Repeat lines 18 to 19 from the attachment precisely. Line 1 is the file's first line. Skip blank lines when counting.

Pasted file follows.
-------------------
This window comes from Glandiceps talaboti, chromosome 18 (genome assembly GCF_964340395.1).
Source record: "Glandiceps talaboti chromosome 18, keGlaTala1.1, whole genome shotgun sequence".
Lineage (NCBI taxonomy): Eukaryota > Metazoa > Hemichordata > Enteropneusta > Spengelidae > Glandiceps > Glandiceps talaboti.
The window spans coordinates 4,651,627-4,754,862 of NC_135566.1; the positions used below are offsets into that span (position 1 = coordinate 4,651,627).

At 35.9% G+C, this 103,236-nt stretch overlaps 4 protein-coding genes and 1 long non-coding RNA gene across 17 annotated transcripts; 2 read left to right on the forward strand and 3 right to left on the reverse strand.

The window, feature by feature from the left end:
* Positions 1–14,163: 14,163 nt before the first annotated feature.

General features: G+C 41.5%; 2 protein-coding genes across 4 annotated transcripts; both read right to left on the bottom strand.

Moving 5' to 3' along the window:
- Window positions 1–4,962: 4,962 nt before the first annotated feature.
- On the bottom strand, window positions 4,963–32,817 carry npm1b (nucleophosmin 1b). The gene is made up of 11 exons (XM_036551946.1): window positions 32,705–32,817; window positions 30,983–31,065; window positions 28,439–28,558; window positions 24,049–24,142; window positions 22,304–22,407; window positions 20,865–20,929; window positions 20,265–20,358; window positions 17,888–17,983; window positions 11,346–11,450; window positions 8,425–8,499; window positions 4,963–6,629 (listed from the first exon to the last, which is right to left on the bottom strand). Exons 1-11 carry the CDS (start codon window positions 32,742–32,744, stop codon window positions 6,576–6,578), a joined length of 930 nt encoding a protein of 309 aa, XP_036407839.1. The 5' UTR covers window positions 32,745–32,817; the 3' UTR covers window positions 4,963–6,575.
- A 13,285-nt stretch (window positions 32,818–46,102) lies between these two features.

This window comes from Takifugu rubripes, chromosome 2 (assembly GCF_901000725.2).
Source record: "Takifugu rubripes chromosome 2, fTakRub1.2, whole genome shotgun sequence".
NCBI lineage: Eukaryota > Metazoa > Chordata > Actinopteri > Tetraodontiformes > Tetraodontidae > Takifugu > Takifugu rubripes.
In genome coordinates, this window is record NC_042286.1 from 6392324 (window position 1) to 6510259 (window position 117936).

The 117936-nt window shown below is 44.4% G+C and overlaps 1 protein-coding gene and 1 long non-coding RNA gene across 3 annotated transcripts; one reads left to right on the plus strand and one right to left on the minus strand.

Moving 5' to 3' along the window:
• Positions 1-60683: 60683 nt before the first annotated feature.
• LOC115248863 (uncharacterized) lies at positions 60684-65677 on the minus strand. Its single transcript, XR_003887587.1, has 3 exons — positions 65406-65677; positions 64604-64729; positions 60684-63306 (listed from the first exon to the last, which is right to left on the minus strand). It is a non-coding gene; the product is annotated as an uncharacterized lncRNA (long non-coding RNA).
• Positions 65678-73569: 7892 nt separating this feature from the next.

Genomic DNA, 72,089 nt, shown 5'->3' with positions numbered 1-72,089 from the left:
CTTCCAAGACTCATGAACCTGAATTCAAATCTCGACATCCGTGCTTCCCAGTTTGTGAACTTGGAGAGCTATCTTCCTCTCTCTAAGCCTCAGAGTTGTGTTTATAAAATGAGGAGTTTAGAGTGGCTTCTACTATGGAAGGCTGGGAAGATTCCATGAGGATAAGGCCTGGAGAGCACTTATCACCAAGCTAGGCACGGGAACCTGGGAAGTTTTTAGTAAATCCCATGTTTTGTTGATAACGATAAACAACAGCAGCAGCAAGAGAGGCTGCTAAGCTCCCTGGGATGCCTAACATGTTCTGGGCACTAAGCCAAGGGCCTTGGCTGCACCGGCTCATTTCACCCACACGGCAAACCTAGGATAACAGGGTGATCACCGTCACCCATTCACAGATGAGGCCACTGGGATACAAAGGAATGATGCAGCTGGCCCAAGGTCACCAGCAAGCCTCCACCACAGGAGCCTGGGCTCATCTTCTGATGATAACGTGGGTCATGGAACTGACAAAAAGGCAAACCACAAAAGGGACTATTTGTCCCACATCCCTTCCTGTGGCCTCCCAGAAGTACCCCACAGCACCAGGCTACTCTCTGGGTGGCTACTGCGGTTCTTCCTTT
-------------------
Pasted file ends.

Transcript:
Moving 5' to 3' along the window:
• Positions 1-60683: 60683 nt before the first annotated feature.